‘A reader lives a thousand lives before he dies. The man who never reads lives only one.’ – George R.R. Martin
- Piano Makers in Russia in the Nineteenth Century
by Anne Swartz
“Piano Makers in Russia in the Nineteenth Century” is a richly detailed thematic study of the history of the piano in Russian society from its beginnings with the European artisans who settled in St. Petersburg in the early decades of the century through the transition to Russian-owned family firms.
- Grand Duke Nikolai Nikolaevich-Supreme Commander of the Russian Army
by Paul Robinson
Despite his importance, the only other biography of the Grand Duke was written by one of his former generals in 1930, a year after his death, and it is only available in Russian. The result of research in the archives of seven countries, this groundbreaking biography—the first to appear in English— covers the Grand Duke’s entire life, examining both his private life and his professional career. Paul Robinson’s engaging account will be of great value to those interested in World War I and military history, Russian history, and biographies of notable figures.
3. Kulak: Love and Death, a German-Russian Tragedy – Ukraine, 1938
By Cleon F. Ochsner
Jakob Grigorievich Oksner and his wife, Emiliya Grigorievna, are historic characters who inspired this novel about the persecution of German-Russians, who were often summarily arrested, forced to work in slave labor camps, and executed during Stalin purges of the late 1930s. It is a story of love, faith, and tragedy.
- The White Russian
by Vanora Bennett
The quest deep into the heart of the Russian émigré community of Paris.
by Helen Rappaport
Over the years, the story of the four Romanov sisters and their tragic end in a basement at Ekaterinburg in 1918 has clouded our view of them, leading to a mass of sentimental and idealized hagiography. With this treasure trove of diaries and letters from the grand duchesses to their friends and family, we learn that they were intelligent, sensitive and perceptive witnesses to the dark turmoil within their immediate family and the ominous approach of the Russian Revolution, the nightmare that would sweep their world away, and them along with it.
- Sapphire skies
By Belinda Alexandra
From the pomp and purges of Stalin’s Russia through the horrors of war and beyond – secrets and lies, enduring love and terrible betrayal, sacrifice and redemption all combine in this sweeping saga from Belinda Alexandra.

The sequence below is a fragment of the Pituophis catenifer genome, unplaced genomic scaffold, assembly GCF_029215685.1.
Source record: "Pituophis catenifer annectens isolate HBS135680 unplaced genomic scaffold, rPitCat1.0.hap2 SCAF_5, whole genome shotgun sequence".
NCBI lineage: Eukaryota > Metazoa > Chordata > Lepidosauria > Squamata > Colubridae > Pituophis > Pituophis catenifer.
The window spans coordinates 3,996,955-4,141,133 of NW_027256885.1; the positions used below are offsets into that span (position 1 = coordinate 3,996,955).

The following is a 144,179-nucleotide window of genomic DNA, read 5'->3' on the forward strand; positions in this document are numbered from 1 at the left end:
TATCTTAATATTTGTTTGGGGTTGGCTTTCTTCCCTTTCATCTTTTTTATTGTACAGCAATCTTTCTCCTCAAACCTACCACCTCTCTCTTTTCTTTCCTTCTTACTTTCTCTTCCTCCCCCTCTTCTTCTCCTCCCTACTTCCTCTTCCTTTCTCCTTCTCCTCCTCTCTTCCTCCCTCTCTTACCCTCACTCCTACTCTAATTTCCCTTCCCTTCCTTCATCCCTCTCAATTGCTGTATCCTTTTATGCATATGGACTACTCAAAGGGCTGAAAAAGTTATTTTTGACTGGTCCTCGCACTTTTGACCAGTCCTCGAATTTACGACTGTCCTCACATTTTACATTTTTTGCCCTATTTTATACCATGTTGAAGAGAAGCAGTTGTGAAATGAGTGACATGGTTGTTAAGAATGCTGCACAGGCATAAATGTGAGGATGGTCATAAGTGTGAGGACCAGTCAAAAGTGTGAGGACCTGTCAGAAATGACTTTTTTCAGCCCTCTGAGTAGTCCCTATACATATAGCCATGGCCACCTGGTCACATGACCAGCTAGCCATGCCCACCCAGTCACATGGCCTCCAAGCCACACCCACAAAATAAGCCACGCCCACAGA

By Willard Sunderland
Following Baron Ungern through his youth and subsequent military career, the reader is treated to an adventure across Eurasian space – St Petersburg, Siberia, Mongolia and China.
8. States of Obligation: Taxes and Citizenship in the Russian Empire and Early Soviet Republic
By Yanni Kotsonis
September 30, 2014
Beginning in the 1860s, the Russian Empire replaced a poll tax system that originated with Peter the Great with a modern system of income and excise taxes. Russia began a transformation of state fiscal power that was also underway across Western Europe and North America. States of Obligation is the first sustained study of the Russian taxation system, the first to study its European and transatlantic context, and the first to expose the essential continuities between the fiscal practices of the Russian Empire and the Soviet Union.
9. Soviet Jews in World War II: Fighting, Witnessing, Remembering (Borderlines: Russian and East European-Jewish Studies)
By Harriet Murav and Gennady Estraikh
this volume discusses the participation of Jews as soldiers, journalists, and propagandists in combating the Nazis during the Great Patriotic War, as the period between June 22, 1941, and May 9, 1945 was known in the Soviet Union. The essays included here examine both newly discovered and previously neglected oral testimony, poetry, cinema, diaries, memoirs, newspapers, and archives.
By Orlando Figes
In this elegant and incisive account Orlando Figes offers an illuminating new perspective on the Russian Revolution. While other historians have focused their examinations on the cataclysmic years immediately before and after 1917, Figes shows how the revolution, while it changed in form and character, nevertheless retained the same idealistic goals throughout, from its origins in the famine crisis of 1891 until its end with the collapse of the Soviet regime in 1991.